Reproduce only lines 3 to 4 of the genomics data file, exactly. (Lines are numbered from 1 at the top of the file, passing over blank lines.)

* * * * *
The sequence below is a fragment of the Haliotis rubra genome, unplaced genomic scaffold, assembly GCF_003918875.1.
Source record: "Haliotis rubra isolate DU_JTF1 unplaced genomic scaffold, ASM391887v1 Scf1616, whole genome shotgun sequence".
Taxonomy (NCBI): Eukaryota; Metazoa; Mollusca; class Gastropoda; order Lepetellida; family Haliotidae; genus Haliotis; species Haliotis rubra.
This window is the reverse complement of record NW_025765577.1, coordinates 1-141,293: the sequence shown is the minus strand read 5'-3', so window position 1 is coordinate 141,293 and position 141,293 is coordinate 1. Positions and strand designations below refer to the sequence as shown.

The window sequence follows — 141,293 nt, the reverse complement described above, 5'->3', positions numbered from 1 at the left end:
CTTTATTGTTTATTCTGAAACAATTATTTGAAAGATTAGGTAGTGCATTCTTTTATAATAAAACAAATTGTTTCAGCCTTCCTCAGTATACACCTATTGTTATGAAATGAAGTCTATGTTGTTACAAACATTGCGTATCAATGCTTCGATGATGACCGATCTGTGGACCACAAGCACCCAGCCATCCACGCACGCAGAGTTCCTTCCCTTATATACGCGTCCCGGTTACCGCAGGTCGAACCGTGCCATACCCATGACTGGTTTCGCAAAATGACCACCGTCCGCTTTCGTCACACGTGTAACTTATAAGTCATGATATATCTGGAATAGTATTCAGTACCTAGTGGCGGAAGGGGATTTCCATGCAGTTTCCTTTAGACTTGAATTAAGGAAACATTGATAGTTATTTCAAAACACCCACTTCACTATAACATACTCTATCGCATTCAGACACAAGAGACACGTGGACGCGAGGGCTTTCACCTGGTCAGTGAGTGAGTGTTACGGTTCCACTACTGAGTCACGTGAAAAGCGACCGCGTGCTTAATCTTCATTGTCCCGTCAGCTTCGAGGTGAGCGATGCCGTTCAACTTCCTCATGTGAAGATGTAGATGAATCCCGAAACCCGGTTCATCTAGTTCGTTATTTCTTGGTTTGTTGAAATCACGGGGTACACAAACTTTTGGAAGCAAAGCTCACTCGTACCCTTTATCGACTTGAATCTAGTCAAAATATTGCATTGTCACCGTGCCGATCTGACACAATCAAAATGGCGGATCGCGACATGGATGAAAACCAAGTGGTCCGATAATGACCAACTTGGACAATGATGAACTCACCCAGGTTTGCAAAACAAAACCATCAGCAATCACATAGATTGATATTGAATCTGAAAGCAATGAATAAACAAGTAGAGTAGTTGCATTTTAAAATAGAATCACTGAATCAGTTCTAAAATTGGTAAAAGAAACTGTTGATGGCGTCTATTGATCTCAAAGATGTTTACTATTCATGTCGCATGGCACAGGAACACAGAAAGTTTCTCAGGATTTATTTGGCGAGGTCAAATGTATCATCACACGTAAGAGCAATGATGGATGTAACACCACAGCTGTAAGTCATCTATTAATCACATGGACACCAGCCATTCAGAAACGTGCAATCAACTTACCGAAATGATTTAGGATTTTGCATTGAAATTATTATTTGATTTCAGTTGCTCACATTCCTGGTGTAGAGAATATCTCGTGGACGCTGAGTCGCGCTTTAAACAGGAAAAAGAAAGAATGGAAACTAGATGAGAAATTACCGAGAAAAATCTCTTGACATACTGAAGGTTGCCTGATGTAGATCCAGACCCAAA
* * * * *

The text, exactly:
Taxonomy (NCBI): Eukaryota; Metazoa; Mollusca; class Gastropoda; order Lepetellida; family Haliotidae; genus Haliotis; species Haliotis rubra.
This window is the reverse complement of record NW_025765577.1, coordinates 1-141,293: the sequence shown is the minus strand read 5'-3', so window position 1 is coordinate 141,293 and position 141,293 is coordinate 1. Positions and strand designations below refer to the sequence as shown.